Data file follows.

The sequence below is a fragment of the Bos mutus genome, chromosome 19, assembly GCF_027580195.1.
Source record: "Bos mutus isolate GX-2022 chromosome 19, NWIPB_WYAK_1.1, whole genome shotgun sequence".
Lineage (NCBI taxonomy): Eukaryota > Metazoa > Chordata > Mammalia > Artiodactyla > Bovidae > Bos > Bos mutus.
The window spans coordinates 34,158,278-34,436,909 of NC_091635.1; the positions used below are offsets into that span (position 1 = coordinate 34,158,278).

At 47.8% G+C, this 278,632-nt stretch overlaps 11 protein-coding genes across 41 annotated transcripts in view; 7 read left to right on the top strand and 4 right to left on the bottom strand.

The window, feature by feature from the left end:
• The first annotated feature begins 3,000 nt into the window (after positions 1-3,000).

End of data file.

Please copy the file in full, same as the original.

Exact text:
The sequence below is a fragment of the Bos mutus genome, chromosome 19, assembly GCF_027580195.1.
Source record: "Bos mutus isolate GX-2022 chromosome 19, NWIPB_WYAK_1.1, whole genome shotgun sequence".
Lineage (NCBI taxonomy): Eukaryota > Metazoa > Chordata > Mammalia > Artiodactyla > Bovidae > Bos > Bos mutus.
The window spans coordinates 34,158,278-34,436,909 of NC_091635.1; the positions used below are offsets into that span (position 1 = coordinate 34,158,278).

At 47.8% G+C, this 278,632-nt stretch overlaps 11 protein-coding genes across 41 annotated transcripts in view; 7 read left to right on the top strand and 4 right to left on the bottom strand.

The window, feature by feature from the left end:
• The first annotated feature begins 3,000 nt into the window (after positions 1-3,000).